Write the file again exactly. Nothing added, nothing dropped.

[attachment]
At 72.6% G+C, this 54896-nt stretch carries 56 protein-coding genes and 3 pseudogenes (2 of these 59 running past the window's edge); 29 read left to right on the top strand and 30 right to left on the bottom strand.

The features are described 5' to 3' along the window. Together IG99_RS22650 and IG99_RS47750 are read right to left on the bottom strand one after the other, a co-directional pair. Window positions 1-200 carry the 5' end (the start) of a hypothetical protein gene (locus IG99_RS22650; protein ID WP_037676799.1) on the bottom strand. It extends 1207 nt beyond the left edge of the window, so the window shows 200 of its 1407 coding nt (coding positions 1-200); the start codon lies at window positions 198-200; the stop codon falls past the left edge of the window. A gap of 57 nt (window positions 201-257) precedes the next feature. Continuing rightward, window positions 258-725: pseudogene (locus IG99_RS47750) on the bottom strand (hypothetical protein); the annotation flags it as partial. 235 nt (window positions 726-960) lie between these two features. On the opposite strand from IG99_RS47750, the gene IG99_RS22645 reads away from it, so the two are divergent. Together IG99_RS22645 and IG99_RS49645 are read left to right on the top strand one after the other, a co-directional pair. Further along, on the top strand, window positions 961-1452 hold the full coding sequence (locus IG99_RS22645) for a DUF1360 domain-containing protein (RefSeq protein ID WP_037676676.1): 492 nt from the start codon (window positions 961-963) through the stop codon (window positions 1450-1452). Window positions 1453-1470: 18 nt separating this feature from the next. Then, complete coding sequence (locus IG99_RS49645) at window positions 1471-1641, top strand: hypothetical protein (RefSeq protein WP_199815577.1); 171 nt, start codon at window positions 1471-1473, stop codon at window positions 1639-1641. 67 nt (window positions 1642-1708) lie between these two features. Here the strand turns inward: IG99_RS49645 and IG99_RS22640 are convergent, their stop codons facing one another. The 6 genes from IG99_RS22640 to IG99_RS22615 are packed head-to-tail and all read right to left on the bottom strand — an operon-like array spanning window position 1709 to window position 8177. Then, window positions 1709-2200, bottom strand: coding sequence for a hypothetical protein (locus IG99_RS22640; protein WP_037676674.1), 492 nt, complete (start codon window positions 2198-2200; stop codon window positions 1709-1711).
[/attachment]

At 72.6% G+C, this 54896-nt stretch carries 56 protein-coding genes and 3 pseudogenes (2 of these 59 running past the window's edge); 29 read left to right on the top strand and 30 right to left on the bottom strand.

The features are described 5' to 3' along the window. Together IG99_RS22650 and IG99_RS47750 are read right to left on the bottom strand one after the other, a co-directional pair. Window positions 1-200 carry the 5' end (the start) of a hypothetical protein gene (locus IG99_RS22650; protein ID WP_037676799.1) on the bottom strand. It extends 1207 nt beyond the left edge of the window, so the window shows 200 of its 1407 coding nt (coding positions 1-200); the start codon lies at window positions 198-200; the stop codon falls past the left edge of the window. A gap of 57 nt (window positions 201-257) precedes the next feature. Continuing rightward, window positions 258-725: pseudogene (locus IG99_RS47750) on the bottom strand (hypothetical protein); the annotation flags it as partial. 235 nt (window positions 726-960) lie between these two features. On the opposite strand from IG99_RS47750, the gene IG99_RS22645 reads away from it, so the two are divergent. Together IG99_RS22645 and IG99_RS49645 are read left to right on the top strand one after the other, a co-directional pair. Further along, on the top strand, window positions 961-1452 hold the full coding sequence (locus IG99_RS22645) for a DUF1360 domain-containing protein (RefSeq protein ID WP_037676676.1): 492 nt from the start codon (window positions 961-963) through the stop codon (window positions 1450-1452). Window positions 1453-1470: 18 nt separating this feature from the next. Then, complete coding sequence (locus IG99_RS49645) at window positions 1471-1641, top strand: hypothetical protein (RefSeq protein WP_199815577.1); 171 nt, start codon at window positions 1471-1473, stop codon at window positions 1639-1641. 67 nt (window positions 1642-1708) lie between these two features. Here the strand turns inward: IG99_RS49645 and IG99_RS22640 are convergent, their stop codons facing one another. The 6 genes from IG99_RS22640 to IG99_RS22615 are packed head-to-tail and all read right to left on the bottom strand — an operon-like array spanning window position 1709 to window position 8177. Then, window positions 1709-2200, bottom strand: coding sequence for a hypothetical protein (locus IG99_RS22640; protein WP_037676674.1), 492 nt, complete (start codon window positions 2198-2200; stop codon window positions 1709-1711).